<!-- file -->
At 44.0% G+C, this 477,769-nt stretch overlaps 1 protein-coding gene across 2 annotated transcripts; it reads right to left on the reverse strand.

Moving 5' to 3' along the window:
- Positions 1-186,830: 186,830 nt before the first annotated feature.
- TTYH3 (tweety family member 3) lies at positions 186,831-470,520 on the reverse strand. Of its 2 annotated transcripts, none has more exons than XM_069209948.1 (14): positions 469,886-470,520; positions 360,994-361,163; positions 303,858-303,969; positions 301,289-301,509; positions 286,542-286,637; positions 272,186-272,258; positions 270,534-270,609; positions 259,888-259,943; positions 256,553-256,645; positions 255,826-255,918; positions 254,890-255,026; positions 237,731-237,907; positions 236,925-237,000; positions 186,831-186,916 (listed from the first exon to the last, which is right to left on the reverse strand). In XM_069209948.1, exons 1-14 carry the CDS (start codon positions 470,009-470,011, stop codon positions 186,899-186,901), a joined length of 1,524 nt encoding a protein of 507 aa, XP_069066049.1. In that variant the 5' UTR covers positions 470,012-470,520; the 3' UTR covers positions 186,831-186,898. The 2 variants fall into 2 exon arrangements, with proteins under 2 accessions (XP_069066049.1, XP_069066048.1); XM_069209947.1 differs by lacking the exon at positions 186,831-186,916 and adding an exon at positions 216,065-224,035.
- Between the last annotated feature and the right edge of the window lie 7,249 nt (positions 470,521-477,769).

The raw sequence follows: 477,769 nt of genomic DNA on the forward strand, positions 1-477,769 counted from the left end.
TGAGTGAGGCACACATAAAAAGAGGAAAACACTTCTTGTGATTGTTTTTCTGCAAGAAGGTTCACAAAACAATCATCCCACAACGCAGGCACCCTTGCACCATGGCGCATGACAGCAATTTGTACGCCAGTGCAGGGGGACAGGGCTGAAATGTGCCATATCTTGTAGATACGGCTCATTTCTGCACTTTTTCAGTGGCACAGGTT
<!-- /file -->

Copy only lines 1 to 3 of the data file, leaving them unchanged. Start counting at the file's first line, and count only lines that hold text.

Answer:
At 44.0% G+C, this 477,769-nt stretch overlaps 1 protein-coding gene across 2 annotated transcripts; it reads right to left on the reverse strand.

Moving 5' to 3' along the window:
- Positions 1-186,830: 186,830 nt before the first annotated feature.